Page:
In search for alternate mechanisms involved in CO and BR neuroprotective effects, specific experiments to assess their interaction with Aβ were performed. As shown in Figure 10 and Table 1, both 50 nM CORM-2 and 50 nM BR prolonged the lag-phase of 25 nM sAβ oligomerization from 2 to 3 h and slowed the rate of oligomer formation, whereas only 50 nM BR reduced the oligomer size at plateau (RH ∼ 75 vs. 110 nm) (Figure 10A and Table 1, One-way ANOVA followed by Tukey’s test, ∗∗P < 0.01 vs. sAβ). With regard to 6.25 nM fAβ, neither 50 nM CORM nor 50 nM BR affected the rate of fibril elongation, whereas this latter reduced fibril RH at plateau (RH ∼ 209 vs. 267 nm) (Figure 10B and Table 1, One-way ANOVA followed by Tukey’s test, #P < 0.01 vs. fAβ). Selected experiments have excluded any significant effect of ruthenium, contained in CORM-2, and residual DMSO on ROS generation as well as Aβ oligomer formation and fibril elongation (data not shown).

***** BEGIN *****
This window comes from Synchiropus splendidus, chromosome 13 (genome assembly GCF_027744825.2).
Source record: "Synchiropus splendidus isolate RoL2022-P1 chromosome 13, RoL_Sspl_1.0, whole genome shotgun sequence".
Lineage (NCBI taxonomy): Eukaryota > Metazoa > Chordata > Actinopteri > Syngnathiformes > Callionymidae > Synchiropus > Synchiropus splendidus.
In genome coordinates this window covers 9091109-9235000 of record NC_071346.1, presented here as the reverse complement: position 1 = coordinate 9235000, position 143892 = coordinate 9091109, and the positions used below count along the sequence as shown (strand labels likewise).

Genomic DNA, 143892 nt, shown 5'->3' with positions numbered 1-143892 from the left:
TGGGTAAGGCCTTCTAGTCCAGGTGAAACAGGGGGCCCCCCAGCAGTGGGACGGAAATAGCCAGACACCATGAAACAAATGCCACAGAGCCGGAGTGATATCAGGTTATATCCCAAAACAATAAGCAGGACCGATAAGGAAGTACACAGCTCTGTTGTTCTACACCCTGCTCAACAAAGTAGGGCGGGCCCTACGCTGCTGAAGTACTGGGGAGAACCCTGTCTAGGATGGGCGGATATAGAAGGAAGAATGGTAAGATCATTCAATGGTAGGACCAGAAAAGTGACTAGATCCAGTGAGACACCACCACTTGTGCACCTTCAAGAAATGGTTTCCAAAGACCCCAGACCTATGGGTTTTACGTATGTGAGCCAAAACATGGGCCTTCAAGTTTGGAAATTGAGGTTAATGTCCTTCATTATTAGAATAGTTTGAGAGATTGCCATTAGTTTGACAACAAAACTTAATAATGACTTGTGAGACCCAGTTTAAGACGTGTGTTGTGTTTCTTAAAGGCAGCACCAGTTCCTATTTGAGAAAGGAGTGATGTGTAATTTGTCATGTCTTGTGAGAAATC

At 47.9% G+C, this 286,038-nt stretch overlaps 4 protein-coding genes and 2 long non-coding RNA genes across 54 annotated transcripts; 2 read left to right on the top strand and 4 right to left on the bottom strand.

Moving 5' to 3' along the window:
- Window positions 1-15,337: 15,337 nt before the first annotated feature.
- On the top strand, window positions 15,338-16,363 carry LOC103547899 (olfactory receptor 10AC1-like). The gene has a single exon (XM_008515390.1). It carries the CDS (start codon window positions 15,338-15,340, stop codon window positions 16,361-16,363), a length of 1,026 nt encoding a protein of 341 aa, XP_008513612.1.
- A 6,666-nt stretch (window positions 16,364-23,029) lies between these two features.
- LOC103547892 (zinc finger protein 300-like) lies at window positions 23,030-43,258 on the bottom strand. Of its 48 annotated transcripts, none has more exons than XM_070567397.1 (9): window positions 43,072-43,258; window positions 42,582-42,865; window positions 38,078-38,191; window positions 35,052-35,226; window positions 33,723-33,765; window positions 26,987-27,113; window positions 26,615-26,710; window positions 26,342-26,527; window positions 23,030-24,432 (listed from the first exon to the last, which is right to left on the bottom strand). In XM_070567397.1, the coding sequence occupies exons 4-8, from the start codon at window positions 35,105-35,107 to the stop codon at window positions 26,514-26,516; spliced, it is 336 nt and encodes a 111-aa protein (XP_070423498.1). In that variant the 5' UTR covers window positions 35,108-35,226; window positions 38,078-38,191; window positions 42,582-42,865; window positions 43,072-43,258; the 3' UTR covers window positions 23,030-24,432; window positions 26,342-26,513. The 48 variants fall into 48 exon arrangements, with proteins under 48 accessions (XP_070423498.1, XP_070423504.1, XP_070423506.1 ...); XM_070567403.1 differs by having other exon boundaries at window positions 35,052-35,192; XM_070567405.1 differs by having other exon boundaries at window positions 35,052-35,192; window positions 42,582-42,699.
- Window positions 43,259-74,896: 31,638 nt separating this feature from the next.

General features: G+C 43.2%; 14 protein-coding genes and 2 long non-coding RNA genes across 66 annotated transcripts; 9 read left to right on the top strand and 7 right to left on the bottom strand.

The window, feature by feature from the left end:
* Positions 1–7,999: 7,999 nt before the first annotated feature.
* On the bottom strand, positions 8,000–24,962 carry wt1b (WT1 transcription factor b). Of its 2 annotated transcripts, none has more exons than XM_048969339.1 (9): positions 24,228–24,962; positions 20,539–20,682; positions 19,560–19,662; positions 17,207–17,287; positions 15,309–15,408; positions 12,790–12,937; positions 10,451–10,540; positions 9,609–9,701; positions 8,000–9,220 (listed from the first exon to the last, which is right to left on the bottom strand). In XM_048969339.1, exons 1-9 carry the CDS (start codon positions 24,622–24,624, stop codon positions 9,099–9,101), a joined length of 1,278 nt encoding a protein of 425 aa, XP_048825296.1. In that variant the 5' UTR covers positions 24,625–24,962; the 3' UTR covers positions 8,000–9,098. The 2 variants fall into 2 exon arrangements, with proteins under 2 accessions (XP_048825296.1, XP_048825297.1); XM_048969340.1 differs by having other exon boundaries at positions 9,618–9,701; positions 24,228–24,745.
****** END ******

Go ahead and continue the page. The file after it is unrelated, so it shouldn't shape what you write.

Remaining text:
Figure 10. Effects of carbon monoxide donor CORM-2 and bilirubin (BR) on the kinetics of Aβ aggregation. (A) A representative aggregation kinetics, measured by DLS, of 25 nM sAβ (blu squares) in the presence of 50 nM CORM-2 (green squares) or 50 nM BR (red squares) is reported. (B) A representative aggregation kinetics, measured by DLS, of 6.25 nM fAβ (blu squares) in the presence of 50 nM CORM-2 (green squares) or 50 nM BR (red squares) is reported (see section “Materials and Methods” for further details).
These last results show an unprecedented direct effect of both CO and BR on Aβ aggregation independent of the modulation of intracellular signaling pathways acting downstream. The gaseous nature of CO and the high liposolubility of BR may have a role in their direct interaction with Aβ over the transition through the structural states.